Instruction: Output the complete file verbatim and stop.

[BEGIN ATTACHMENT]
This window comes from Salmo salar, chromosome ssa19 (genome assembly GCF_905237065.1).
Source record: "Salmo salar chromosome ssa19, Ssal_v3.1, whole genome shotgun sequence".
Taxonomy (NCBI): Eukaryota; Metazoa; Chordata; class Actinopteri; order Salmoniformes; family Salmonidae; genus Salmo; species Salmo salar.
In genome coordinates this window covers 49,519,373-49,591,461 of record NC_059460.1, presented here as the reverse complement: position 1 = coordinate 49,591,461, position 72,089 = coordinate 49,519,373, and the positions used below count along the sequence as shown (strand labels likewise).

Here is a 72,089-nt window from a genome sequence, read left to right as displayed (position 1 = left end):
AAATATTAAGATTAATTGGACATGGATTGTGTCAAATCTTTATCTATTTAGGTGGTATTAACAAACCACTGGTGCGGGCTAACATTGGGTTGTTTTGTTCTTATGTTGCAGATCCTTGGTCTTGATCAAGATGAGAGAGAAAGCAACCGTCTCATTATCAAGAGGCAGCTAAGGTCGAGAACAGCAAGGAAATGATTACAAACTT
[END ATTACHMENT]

This window comes from Salmo salar, chromosome ssa19 (genome assembly GCF_905237065.1).
Source record: "Salmo salar chromosome ssa19, Ssal_v3.1, whole genome shotgun sequence".
Taxonomy (NCBI): Eukaryota; Metazoa; Chordata; class Actinopteri; order Salmoniformes; family Salmonidae; genus Salmo; species Salmo salar.
In genome coordinates this window covers 49,519,373-49,591,461 of record NC_059460.1, presented here as the reverse complement: position 1 = coordinate 49,591,461, position 72,089 = coordinate 49,519,373, and the positions used below count along the sequence as shown (strand labels likewise).

Here is a 72,089-nt window from a genome sequence, read left to right as displayed (position 1 = left end):
AAATATTAAGATTAATTGGACATGGATTGTGTCAAATCTTTATCTATTTAGGTGGTATTAACAAACCACTGGTGCGGGCTAACATTGGGTTGTTTTGTTCTTATGTTGCAGATCCTTGGTCTTGATCAAGATGAGAGAGAAAGCAACCGTCTCATTATCAAGAGGCAGCTAAGGTCGAGAACAGCAAGGAAATGATTACAAACTT